President-elect Donald Trump’s tax reform plan was released earlier this year. The affects on businesses include:

  • Reducing the top corporate income tax rate from 35% to 15%,
  • Abolishing the corporate alternative minimum tax,
  • Allowing owners of flow-through entities to pay tax on business income at the proposed 15% corporate rate rather than their own individual income tax rate, although there seems to be ambiguity on the specifics of how this provision would work,
  • Eliminating the Section 199 deduction, also commonly referred to as the manufacturers’ deduction or the domestic production activities deduction, as well as most other business breaks — but, notably, not the research credit,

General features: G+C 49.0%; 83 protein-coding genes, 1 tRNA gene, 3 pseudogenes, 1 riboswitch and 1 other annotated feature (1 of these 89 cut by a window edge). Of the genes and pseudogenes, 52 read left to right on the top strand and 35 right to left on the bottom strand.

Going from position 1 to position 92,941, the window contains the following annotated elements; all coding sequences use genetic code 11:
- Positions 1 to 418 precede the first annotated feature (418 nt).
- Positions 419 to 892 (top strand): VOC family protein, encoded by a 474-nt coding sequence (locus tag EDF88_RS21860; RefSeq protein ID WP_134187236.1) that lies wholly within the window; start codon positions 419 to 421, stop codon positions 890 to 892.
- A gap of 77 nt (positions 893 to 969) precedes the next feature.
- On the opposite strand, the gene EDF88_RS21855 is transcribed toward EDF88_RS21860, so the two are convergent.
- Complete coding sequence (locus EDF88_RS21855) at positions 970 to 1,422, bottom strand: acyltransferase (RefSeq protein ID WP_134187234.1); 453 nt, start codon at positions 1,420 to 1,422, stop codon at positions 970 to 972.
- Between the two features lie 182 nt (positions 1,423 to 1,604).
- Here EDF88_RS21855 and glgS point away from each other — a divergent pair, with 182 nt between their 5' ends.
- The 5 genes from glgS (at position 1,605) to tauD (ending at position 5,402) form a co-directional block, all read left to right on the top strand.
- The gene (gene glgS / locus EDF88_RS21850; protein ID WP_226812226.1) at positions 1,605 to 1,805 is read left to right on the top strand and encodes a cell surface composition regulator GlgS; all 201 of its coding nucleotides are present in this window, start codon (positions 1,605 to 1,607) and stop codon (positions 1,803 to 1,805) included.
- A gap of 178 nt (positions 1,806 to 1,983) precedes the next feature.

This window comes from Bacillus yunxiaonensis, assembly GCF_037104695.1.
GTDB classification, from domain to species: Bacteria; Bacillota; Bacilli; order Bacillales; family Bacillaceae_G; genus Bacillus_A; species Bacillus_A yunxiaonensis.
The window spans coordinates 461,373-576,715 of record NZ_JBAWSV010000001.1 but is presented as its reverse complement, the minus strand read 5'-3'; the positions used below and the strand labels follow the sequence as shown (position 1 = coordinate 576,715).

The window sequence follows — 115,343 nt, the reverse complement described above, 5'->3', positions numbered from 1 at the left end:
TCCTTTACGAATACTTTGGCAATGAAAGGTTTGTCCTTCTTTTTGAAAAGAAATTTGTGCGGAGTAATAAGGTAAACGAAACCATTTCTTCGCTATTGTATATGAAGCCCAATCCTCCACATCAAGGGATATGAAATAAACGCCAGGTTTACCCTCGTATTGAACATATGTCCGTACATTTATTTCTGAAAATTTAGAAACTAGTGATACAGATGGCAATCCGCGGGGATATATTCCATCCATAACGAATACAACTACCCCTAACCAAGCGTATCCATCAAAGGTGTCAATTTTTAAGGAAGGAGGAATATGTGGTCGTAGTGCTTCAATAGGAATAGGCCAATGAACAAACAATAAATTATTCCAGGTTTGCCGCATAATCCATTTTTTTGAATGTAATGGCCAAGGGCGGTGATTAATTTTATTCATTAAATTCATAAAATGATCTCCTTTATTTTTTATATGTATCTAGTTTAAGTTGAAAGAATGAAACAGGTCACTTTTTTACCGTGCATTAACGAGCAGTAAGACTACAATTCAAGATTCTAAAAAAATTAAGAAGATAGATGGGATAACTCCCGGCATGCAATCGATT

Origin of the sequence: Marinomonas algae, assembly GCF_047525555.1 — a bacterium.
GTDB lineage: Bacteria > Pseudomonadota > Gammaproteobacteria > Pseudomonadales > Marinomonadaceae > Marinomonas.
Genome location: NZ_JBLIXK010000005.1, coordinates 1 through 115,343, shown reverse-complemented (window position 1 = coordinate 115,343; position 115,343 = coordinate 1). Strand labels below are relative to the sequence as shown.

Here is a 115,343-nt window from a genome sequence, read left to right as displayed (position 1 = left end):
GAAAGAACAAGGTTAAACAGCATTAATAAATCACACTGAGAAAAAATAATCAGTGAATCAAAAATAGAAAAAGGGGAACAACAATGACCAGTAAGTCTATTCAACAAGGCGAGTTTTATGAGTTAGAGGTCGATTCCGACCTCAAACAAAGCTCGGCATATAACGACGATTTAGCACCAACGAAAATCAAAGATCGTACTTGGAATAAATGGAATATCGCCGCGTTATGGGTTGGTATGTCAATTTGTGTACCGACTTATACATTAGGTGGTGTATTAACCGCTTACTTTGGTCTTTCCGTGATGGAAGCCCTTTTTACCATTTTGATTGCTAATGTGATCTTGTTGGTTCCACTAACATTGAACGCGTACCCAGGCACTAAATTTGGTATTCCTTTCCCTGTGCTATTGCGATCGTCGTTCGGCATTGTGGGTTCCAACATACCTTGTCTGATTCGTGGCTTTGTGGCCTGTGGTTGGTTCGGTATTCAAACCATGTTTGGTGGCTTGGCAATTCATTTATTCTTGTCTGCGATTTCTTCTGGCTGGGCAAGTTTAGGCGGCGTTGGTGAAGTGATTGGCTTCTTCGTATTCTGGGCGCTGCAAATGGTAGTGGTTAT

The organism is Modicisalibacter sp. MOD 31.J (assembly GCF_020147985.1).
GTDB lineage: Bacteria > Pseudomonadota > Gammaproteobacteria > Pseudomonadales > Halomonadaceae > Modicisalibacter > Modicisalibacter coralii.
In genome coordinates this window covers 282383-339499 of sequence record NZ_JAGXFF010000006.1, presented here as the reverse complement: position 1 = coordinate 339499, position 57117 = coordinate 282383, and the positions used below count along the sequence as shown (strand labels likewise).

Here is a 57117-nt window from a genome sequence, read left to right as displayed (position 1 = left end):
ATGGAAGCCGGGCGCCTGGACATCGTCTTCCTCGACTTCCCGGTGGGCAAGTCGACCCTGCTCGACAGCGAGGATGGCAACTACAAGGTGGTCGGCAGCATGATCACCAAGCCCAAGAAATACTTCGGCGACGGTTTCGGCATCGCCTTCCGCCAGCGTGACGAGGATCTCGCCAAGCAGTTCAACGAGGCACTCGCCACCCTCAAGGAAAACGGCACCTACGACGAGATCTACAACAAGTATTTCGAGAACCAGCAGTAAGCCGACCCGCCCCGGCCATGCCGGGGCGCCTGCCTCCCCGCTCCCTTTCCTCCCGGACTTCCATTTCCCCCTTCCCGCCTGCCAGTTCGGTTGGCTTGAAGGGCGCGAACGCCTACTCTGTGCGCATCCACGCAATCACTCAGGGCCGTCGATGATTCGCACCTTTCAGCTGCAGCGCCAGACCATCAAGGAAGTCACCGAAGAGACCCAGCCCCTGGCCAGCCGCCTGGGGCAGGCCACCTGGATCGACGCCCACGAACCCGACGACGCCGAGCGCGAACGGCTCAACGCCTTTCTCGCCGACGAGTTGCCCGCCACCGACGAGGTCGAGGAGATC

• Allowing U.S. companies engaged in manufacturing to choose the full expensing of capital investment or the deductibility of interest paid, and
  • Enacting a deemed repatriation of currently deferred foreign profits at a 10% tax rate.

Republicans retained control of both chambers of Congress so some sort of overhaul of the U.S. tax code is likely but compromise on some issues will be needed in order to get legislation through the Senate.

With so much uncertainty as to which tax changes will be made and signed into law, it may make sense to accelerate deductible expenses into 2016 that might not be deductible in 2017 and to defer income to 2017, when it might be subject to a lower tax rate.

Of course, there are some risks to these strategies, given the uncertainty as to exactly what tax law changes will be enacted. Contact our team to discuss and develop the best year-end strategy for you.